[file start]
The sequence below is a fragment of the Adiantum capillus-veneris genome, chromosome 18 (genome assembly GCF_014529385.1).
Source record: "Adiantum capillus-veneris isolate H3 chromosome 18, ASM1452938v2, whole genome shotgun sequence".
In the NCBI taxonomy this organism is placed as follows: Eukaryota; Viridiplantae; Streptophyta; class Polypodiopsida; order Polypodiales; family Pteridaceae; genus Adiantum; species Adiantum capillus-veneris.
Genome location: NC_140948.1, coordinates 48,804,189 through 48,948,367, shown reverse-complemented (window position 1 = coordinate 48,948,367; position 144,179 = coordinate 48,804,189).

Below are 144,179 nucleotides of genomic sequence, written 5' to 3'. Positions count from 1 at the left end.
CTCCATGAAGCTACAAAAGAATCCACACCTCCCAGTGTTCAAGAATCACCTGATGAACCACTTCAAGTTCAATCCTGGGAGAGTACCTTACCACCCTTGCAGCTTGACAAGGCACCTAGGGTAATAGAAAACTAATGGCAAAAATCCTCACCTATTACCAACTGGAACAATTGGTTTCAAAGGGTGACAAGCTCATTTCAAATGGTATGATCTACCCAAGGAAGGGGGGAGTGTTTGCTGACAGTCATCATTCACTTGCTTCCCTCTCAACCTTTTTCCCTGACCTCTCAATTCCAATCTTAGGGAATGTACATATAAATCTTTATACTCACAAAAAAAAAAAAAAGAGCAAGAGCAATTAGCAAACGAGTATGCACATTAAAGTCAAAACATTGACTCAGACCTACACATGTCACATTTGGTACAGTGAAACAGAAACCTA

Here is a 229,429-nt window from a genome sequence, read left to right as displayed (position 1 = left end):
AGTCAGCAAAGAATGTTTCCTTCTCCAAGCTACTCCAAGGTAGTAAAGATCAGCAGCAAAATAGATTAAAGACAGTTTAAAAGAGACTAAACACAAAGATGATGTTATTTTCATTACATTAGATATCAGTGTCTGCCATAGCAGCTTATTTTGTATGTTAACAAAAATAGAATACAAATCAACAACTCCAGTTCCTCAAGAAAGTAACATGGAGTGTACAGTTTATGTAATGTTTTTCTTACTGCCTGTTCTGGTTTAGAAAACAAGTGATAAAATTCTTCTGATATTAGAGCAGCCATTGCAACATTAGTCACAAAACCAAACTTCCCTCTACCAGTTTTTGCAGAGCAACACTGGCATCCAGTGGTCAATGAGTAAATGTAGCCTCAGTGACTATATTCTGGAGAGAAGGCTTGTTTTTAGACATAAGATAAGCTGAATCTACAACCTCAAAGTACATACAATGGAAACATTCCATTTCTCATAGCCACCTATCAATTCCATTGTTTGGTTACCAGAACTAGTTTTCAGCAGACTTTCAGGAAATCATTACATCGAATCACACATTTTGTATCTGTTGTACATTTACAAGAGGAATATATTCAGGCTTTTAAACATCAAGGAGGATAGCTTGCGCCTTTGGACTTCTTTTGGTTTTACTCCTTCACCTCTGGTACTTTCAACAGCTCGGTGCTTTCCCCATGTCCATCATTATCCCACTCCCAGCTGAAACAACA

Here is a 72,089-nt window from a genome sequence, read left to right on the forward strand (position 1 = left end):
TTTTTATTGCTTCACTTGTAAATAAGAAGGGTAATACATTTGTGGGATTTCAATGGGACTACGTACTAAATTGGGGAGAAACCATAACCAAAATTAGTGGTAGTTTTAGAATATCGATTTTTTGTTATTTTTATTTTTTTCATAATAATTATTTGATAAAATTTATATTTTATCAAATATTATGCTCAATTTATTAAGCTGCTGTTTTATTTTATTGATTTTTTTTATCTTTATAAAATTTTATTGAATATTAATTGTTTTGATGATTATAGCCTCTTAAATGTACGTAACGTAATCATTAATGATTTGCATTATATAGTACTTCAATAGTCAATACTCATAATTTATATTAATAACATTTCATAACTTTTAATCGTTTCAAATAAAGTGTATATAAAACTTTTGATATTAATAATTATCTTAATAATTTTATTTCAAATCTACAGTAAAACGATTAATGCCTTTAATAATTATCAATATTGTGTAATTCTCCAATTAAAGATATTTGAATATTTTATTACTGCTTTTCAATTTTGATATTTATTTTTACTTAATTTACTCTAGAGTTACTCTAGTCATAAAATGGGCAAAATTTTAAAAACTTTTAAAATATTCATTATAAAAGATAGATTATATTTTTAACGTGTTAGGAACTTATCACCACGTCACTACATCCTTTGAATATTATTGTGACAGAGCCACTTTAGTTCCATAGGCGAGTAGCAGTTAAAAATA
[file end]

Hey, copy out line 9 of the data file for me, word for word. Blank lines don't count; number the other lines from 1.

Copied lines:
Here is a 72,089-nt window from a genome sequence, read left to right on the forward strand (position 1 = left end):